Leadership Lessons: Preparedness

  • Published
  • By Capt. Kendall Benton
  • 319th Security Forces Squadron
Although I was never a boy scout, the concept of preparedness was instilled in me at an early age. This mindset has come in quite handy through my years growing up. My dad, like many fathers, thought it was important for a young man to be able to take care of himself and survive whatever is thrown at him which led to many lessons being learned during camping and hunting trips. Initially, I thought these were just fun activities with my dad. Little did I know the simple skills I learned were going to be the foundation that would later prepare me for future endeavors.

While a student at Louisiana Tech University I was unfortunately a witness to the displacement of thousands of people during Hurricane Katrina. At the time I was working on campus as a Tech PD ticket writer and was pulled from my duties to move mattresses into an abandoned dorm facility. The university opened its doors to several hundred evacuees and I witnessed firsthand the effect of ill preparedness. I watched as more and more people showed up with nothing but the clothes on their back and their children in their arms.

Another lesson unfortunately occurred at my first duty station.  I had the unique opportunity to go to Camp Guernsey Wyoming in January (in the Air Force's infinite wisdom) for training. As per Murphy's Law it so happened the only bag that made it with me to Camp Guernsey was my carry on. My duffel bag (the one with all my cold weather clothes) arrived four days later due to a mix up at the airport. Had it not been for training I had received on how to pack a carry on and my mindset of preparedness it would have been a long and miserable four days in the -18 F weather. Little did I know that this experience would be valuable to me two years later when I was informed that I would be moving to North Dakota.

Now that I am stationed at Grand Forks, partially thanks to my time at Camp Guernsey, I fully understand the importance of being prepared, especially for cold weather. When I arrived in November 2013 the temperature was -12 F and my first stop after reporting in was Cabela's Sporting Goods store for appropriate cold weather gear. At the time I only owned the uniform equipment I was issued for my trip several years ago to Camp Guernsey.  Several months later the snow melted and I was left with the threat of flooding. I had read about the flooding at Minot several years prior but did not entirely understand the impact of terrain and snowmelt. Several months after that I had the all too familiar experience of tornado weather. Having grown up in East Texas, tornados were nothing new to me but I will admit I was not expecting them and quickly realized in my new location I was not prepared for them. I decided to take the Skywarn class and get smart on how tornados worked. Let me tell you up front that I am not an adrenaline junky and I do not enjoy adverse weather conditions. However, there is a sense of satisfaction from knowing that you are prepared to handle whatever Mother Nature throws your way. Although I have mostly focused on preparedness for weather events it is important to note that natural disasters are just the beginning. Being prepared is not just about preparing for nature but also preparing for any threatening situation. With the recent increase in homegrown terrorist activity and calls for attacks against military personnel and their families at home, it is more important than ever to be prepared.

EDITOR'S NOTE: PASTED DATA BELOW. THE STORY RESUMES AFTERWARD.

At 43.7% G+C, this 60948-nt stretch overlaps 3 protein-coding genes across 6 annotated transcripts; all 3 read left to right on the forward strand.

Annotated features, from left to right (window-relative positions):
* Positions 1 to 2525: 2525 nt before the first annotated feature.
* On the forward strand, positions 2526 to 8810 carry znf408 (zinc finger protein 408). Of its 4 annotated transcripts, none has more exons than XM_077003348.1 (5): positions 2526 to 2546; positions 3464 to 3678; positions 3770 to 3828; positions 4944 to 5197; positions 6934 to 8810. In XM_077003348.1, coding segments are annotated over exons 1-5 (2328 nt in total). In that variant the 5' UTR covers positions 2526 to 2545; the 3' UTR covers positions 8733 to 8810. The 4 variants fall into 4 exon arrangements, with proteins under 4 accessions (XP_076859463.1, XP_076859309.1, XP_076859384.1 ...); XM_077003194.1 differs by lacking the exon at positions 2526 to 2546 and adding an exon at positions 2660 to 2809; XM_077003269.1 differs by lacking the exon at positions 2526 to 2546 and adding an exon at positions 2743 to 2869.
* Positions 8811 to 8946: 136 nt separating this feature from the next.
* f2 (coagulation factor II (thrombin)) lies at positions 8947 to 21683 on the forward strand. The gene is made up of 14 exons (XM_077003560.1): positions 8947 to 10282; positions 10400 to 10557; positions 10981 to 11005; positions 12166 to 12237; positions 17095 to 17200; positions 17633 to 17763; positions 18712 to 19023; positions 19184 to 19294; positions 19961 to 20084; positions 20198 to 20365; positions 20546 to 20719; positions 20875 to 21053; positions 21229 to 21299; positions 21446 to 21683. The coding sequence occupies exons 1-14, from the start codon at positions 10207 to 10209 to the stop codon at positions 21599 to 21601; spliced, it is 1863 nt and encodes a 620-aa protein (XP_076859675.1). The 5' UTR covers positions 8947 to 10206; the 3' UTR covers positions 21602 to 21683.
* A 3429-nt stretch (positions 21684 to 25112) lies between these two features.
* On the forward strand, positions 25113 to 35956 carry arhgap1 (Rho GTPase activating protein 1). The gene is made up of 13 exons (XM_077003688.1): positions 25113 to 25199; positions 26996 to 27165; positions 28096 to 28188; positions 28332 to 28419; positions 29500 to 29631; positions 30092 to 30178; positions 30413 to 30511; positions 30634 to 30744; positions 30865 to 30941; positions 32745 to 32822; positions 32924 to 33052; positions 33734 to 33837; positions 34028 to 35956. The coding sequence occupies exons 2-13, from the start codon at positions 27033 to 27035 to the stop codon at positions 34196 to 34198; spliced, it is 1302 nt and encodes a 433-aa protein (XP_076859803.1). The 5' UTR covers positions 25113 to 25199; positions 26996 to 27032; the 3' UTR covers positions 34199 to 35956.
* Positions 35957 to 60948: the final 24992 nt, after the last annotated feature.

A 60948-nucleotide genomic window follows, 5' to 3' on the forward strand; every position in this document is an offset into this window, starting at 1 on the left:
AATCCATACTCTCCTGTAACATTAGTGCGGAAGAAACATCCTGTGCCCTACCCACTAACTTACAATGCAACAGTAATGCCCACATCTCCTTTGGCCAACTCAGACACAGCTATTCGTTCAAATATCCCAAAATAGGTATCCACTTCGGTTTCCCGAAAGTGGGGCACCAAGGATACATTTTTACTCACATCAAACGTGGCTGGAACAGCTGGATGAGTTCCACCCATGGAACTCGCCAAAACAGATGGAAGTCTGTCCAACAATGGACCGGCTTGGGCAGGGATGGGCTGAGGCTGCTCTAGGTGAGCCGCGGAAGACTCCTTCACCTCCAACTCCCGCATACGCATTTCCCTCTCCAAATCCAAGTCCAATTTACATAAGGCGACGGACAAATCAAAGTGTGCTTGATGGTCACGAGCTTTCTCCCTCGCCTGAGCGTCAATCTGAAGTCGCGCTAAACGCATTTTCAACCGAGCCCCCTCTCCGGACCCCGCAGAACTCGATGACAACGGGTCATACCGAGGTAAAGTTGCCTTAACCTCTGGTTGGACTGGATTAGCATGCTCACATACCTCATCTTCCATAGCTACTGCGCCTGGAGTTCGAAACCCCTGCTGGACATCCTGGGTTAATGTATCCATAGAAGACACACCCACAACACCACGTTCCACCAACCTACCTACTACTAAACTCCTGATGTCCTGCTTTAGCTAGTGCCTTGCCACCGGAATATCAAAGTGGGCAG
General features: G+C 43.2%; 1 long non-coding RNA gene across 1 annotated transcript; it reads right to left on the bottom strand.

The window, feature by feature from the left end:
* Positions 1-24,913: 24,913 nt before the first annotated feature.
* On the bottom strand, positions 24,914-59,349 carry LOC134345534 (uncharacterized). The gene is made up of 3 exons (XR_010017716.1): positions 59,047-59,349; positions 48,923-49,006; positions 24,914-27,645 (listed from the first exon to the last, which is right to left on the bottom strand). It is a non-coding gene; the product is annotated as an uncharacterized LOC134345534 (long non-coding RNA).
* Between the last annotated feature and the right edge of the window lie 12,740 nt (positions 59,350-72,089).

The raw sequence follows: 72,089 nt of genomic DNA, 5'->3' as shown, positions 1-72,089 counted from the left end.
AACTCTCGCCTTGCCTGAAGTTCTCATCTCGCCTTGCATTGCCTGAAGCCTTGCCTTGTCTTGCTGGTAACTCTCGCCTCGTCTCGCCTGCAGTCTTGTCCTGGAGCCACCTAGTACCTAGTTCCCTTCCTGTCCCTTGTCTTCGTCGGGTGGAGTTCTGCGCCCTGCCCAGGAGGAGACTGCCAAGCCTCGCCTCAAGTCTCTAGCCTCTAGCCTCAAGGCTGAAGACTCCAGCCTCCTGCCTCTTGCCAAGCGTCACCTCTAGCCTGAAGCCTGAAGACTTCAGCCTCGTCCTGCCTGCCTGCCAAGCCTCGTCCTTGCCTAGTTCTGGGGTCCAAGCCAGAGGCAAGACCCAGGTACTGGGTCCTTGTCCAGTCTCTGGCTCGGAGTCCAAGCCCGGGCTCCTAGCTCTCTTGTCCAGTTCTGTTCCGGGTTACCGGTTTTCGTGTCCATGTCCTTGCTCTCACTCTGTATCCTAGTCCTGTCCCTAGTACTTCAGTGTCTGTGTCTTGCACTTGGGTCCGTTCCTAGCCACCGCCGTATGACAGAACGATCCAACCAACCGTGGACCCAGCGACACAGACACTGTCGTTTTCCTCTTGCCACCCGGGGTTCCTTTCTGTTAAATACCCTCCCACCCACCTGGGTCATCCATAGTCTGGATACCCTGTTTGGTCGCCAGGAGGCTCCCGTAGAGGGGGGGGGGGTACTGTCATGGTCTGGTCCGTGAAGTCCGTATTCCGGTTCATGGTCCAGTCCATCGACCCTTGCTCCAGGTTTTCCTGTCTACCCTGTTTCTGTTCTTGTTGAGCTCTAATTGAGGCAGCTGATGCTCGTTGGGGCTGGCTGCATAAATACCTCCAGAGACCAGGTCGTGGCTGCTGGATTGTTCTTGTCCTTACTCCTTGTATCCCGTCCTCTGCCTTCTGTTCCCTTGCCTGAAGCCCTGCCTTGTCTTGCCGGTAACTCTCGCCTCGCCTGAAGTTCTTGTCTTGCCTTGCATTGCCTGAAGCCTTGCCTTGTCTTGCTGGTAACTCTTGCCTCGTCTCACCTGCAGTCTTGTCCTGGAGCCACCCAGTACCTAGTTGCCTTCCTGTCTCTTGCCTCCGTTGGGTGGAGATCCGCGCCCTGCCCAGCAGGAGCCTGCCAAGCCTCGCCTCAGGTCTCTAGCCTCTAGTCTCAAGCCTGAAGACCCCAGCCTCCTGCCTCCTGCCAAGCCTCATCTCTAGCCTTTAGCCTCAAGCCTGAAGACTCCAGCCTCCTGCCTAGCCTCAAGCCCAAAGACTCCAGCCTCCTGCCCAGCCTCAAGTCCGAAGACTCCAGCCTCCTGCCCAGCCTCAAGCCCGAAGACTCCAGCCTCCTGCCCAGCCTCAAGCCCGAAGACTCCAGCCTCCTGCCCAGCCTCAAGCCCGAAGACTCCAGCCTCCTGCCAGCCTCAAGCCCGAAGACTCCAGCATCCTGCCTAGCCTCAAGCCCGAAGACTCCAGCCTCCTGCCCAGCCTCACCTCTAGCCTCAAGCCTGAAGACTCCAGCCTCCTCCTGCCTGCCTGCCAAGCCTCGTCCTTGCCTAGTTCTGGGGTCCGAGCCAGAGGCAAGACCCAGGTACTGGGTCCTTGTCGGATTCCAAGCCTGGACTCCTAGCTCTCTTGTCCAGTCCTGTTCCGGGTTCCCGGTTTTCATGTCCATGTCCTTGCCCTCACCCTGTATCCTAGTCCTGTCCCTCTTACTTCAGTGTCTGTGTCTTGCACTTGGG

Before you go labeling me as a crazy prepper type, let me admit upfront that I am not a zombie hunter, doomsday prepper, or Armageddon survivalist. I am just a simple country boy that was raised with a preparedness mindset. Also let me emphasize that I am not a gear junkie and preparedness is not about how much "stuff" you have. Many of the evacuees from Katrina had plenty of supplies at their homes but they were unwilling to make the decision that it was time to leave. Although having supplies helps, and www.ready.gov is a good place to start, the mindset is what is important. All of the gear in the world will not help you if you do not have the training and intestinal fortitude to use it.